Connecticut Health Care Companies File Racketeering Lawsuit Against SEIU

By Matt Cover | October 26, 2012 | 7:55am EDT

President Barack Obama speaks at an SEIU event. (AP Photo)

( – Two health care management companies have filed a RICO [Racketeer Influenced and Corrupt Organizations] lawsuit against two chapters of the Service Employees International Union (SEIU), alleging that the union engaged in a criminal conspiracy against them during a strike over the summer.

The complaint, filed by Care One Management and Healthbridge Management – two affiliated companies that run several nursing homes in Connecticut and New Jersey – alleges that the union engaged in a mafia-like criminal conspiracy to extort concessions from the companies during a contentious contract negotiation. RICO is the 1970 law used by the federal government to combat organized crime.

The issue centers on a July 2012 strike called by the union in Connecticut after talks broke down over how much union members should have to pay toward their own retirement and health care plans. After failing to reach an agreement, the companies simply put their final offer in place – prompting the union to go on strike.

In the lawsuit – filed by Rosemary Alito, the sister of Supreme Court Justice Samuel A. Alito – the companies allege that the union engaged in criminal sabotage at several nursing homes in Connecticut.

The company accuses the union of tampering with patients’ medical files, removing dietary warning stickers from outside patients’ doors, switching the names of patients in an Alzheimer’s Disease care ward, and sabotaging equipment like wheelchairs, washing machines, and bed lifts.

The alleged conduct is part of a coordinated conspiracy, the companies claim, aimed at pressuring them to accede to the union’s demands.

“Defendants’ goals are part of a longstanding pattern of unlawful activities. In fact, for many years, Defendants have used extortionate and fraudulent methods against facilities in the healthcare industry, including those managed by Plaintiffs, to improperly seek to organize Defendants’ employees outside of the traditional legal framework for doing so in order to enjoy the financial benefits of new dues-paying members,” the companies claims in their lawsuit.

The companies allege that the SEIU, particularly its affiliates the New England Health Care Employees Union, District 1199 and the United Healthcare Workers East, SEIU 1199, are operating out of a union playbook known as the Contract Campaign Manual – a document that came to light during a similar lawsuit involving the SEIU from 2001 that instructs union members on how to conduct sophisticated public pressure campaigns in the course of union organizing efforts.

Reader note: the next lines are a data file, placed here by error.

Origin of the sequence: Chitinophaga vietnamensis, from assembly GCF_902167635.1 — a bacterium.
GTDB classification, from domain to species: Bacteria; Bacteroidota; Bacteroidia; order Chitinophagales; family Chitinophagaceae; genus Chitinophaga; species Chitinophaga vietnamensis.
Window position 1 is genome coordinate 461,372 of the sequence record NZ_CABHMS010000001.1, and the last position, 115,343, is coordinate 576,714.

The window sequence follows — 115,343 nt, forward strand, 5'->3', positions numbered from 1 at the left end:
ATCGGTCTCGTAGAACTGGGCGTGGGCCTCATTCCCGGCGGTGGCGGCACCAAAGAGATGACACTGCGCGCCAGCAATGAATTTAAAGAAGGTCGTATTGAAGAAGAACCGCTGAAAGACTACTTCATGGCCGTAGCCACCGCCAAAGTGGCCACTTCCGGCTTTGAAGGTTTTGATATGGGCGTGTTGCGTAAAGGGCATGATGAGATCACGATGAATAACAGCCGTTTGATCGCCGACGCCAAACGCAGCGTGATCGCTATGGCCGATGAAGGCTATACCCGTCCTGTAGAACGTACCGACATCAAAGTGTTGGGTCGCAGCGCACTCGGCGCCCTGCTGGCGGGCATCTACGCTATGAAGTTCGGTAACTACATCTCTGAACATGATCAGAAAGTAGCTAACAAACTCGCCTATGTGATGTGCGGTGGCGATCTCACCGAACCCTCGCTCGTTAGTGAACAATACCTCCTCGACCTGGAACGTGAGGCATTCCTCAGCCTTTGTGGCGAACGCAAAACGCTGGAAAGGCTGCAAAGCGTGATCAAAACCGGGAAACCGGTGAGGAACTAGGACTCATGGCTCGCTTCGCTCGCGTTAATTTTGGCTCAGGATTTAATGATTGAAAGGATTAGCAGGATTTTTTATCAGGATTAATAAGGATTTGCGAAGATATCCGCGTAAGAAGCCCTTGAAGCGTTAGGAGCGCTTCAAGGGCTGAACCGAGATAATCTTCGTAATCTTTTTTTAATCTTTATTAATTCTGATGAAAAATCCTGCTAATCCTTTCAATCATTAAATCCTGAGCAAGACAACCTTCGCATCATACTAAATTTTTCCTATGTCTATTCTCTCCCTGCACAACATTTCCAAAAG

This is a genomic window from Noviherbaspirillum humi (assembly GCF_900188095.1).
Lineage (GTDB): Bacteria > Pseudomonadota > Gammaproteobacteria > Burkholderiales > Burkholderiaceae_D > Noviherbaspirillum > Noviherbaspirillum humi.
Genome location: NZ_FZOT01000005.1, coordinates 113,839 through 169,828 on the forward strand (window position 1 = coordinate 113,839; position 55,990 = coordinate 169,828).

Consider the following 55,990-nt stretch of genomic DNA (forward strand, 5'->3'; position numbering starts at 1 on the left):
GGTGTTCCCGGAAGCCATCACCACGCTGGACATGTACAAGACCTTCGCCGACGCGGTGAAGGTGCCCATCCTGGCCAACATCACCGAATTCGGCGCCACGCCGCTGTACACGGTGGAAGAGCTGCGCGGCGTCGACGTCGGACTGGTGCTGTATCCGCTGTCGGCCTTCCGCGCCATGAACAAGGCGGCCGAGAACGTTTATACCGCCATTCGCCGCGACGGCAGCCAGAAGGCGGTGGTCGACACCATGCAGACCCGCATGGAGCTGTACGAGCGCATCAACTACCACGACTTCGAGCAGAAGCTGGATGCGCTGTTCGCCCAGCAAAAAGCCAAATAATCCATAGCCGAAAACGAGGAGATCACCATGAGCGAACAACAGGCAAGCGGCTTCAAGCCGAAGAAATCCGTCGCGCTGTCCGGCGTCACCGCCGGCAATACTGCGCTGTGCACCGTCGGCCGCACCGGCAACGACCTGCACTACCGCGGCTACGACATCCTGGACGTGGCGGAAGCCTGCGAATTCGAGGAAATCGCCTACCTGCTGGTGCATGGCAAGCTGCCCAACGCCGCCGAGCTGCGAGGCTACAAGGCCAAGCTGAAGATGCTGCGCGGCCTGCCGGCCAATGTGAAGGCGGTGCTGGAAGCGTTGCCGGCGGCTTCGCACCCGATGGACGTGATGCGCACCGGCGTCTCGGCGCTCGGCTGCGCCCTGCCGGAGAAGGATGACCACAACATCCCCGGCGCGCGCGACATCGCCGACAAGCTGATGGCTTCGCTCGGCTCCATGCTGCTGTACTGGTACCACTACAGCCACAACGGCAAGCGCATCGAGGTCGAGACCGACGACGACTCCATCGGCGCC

The suit alleges that because the local unions are using tactics common to the broader SEIU organization – tactics that result in criminal activity – that the union is engaged in a criminal conspiracy.

“This case is not about traditional labor activity. Rather, it is about two labor organizations affiliated with the Service Employees International Union (the ‘SEIU’) that have abandoned traditional organizing methods and contract negotiations in favor of extortion and other criminal and fraudulent tactics. It is about the ‘corporate campaign,’ a tactic set out in the SEIU’s widely publicized ‘Contract Campaign Manual’ (the ‘Manual’) and scrupulously followed by the two Defendants in this case,” the suit claims.

The suit also claims that the two local unions both engaged in other pressure tactics outside of the strike at the Connecticut nursing homes, including filing bogus legal challenges against real estate developments owned by the companies’ controlling partner Daniel Straus and staging protests in Fort Lee, New Jersey at Straus’ office. The suit also notes that the unions pressured New York University after it opened a law center in Mr. Straus’ name.

In fact many of the actions, except for the sabotage charges, appear on the union’s website and while they are not described there as criminal actions, the union boasts openly of the NYU protest, the march on the Fort Lee offices, and many other public pressure actions.

The union responded to the suit, calling it frivolous and attacking the companies for “putting profits ahead of patients.”

“With no justification for putting profits ahead of patients, this latest desperate action makes it clear that these corporations will do anything to divert attention away from their unlawful behavior aimed at avoiding a fair agreement with workers,” New England District 1199 President David Pickus said in an October 10 statement.

Pikus specifically denied the allegations of sabotage, calling them “contrary to our mission as caregivers.”

“We want to be clear that the actions that have been alleged at three of the HealthBridge nursing home facilities are inappropriate and contrary to our mission as caregivers and as a union. We condemn in the strongest terms any actions that could jeopardize care for nursing home residents.”

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